Oyster Dome, 02/21/10

With sunny weather predicted for both weekday and weekend, we decided that we would go out for our first “real” hike on Sunday. That was the easy decision.  Where was another story.  Call it early-season malaise.

Puget Sound and the San Juan Islands from the Oyster Dome trail.

We committed to nothing until early Sunday morning when I finally printed out a map of the Oyster Dome and vicinity.  Since we hadn’t really known where we were going, I hadn’t done my normal prep work on the route.  I recalled reading something about ~6 miles and ~2000′ of elevation gain.  Sounded like a great way to start off the year.

The Oyster Dome sits atop South Chuckanut Mountain, right on Puget Sound and right between Mt. Vernon and Bellingham.  Easy access off of I-5.  We figured it would be busy, but didn’t get as early a start as we would’ve had we been prepared the night before.  Still, we pulled to the side of WA-11/Chuckanut Drive ~10 miles from the freeway and parked just across from the trailhead at 09:25.  There is limited parking on the side of the road.  Well, limited good (i.e., wide-shouldered) parking.  When we returned we found cars parked for quite a ways in each direction—some with their rears sticking well out into the busy road.  We set off up the trail, neglecting to bring along our trekking poles—a decision we and our knees would come to regret.

For the first hour or so, the trail switchbacks steadily upward through second-growth trees until the first junction, ~1.8 miles in.  I wanted to reach the top of the Dome, and, after consulting my map, it seemed that the most direct route would be to take the left fork, the Samish Bay Connection trail.

The way up.

The connecting trail wasn’t as well-maintained as the main trail; it was muddier, ruttier, and had some steeper, slipperier sections.  Still, we were moving well and made it to the spur trail to the Bat Caves ~1.2 miles from the junction behind us.  We opted not to take the short spur.  We instead continued another ~0.1 mile to the Rock Trail spur.  This spur was unmarked aside from a small carved arrow in a nearby tree.  For reference, it’s just uphill from the signed Bat Caves spur.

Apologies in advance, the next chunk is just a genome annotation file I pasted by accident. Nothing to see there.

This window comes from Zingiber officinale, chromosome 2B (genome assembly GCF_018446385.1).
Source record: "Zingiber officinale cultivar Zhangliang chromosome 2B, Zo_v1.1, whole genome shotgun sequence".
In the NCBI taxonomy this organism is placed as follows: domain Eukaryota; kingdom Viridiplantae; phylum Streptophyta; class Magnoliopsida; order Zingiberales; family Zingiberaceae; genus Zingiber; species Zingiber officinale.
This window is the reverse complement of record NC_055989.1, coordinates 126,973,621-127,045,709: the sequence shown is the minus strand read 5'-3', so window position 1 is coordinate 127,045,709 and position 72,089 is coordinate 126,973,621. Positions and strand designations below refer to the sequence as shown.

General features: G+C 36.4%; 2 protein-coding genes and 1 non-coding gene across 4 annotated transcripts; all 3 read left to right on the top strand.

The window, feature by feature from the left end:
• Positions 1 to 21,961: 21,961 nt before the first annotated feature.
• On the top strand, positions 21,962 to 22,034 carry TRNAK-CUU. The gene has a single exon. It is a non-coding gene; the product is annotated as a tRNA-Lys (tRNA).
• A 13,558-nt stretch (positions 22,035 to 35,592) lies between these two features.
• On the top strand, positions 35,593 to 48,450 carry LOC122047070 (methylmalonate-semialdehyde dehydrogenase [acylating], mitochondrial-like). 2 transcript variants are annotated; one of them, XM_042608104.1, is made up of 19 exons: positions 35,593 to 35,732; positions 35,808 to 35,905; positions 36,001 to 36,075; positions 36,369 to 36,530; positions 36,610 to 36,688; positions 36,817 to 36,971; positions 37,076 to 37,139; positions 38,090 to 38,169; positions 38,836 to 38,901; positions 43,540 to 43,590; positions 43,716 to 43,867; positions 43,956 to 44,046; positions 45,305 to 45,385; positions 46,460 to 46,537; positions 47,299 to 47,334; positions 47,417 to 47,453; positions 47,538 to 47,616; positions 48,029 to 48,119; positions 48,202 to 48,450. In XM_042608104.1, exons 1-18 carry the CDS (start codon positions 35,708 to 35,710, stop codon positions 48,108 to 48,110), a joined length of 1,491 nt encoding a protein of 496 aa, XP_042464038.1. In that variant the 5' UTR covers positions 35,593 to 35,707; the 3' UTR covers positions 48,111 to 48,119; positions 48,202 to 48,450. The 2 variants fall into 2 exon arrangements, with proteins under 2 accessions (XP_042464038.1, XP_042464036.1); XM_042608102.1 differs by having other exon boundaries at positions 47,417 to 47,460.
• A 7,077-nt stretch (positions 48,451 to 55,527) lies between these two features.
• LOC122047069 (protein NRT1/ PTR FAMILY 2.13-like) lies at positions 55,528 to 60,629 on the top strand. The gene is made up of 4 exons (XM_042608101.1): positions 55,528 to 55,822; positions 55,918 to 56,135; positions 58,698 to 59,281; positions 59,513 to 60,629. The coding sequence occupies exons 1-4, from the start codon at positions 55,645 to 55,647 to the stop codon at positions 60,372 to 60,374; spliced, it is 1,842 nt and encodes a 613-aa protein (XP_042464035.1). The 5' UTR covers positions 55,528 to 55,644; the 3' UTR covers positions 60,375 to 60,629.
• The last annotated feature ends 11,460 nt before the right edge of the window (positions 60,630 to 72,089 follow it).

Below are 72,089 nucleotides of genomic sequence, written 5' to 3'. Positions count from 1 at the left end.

In just a few minutes, sunlight was sneaking in through the trees and we sensed the top.  At ~12:15 we stepped out onto a large rock outcropping, with beautiful 180° views over Puget Sound.  There were a few people scattered about, eating snacks and basking in the sunshine.  We did likewise.  I did have reservations about approaching the edge of the cliff.  And reservations about Nicole approaching the edge of the cliff.  My fear of heights remains, stubbornly.

Nicole atop the Oyster Dome.

After a nice break, we turned around to head down.  Because we weren’t especially looking forward to going down some of the portions we came up, I decided that we’d make a loop, continuing on the trail until we reached an intersection with Max’s Shortcut.  That trail would take us back down to where we began, but it would do so by adding a bit more distance and taking us past the Samish Overlook, which we saw mentioned on our map, next to a P that seemed to indicate there was parking there.  Here, again, it was unfortunate that our map had no distances and I hadn’t done more research before we left.  It would be ~3 miles until we met up with our first intersection.

The way down.

Just before that intersection, we stepped into the middle of a parking lot with views overlooking the area.  At this point we were wishing we were parked there, as our feet had become heavy and our knees were sore.  But we were pleased to find and make use of toilets there.

After the overlook, we headed down the ~2 miles to the trailhead, passing scores of people on the way up.  We reached our car sometime around 14:00.  We hadn’t seen that many on our way up, or on Max’s Shortcut.  An early start seemed to do wonders.

All-in-all, it was a good day out on the trail.  It may have been a bit more than we wanted, but the views at the top were excellent and it was a great workout on the way up.  But since the season is early, our next hike will probably be shorter.  And flatter.

Stats, estimated by comparing this trip to other reports: ~9 miles, ~2000’+ of elevation gain in ~4.5 hours.

Don’t think there are any more photos at Flickr this time.

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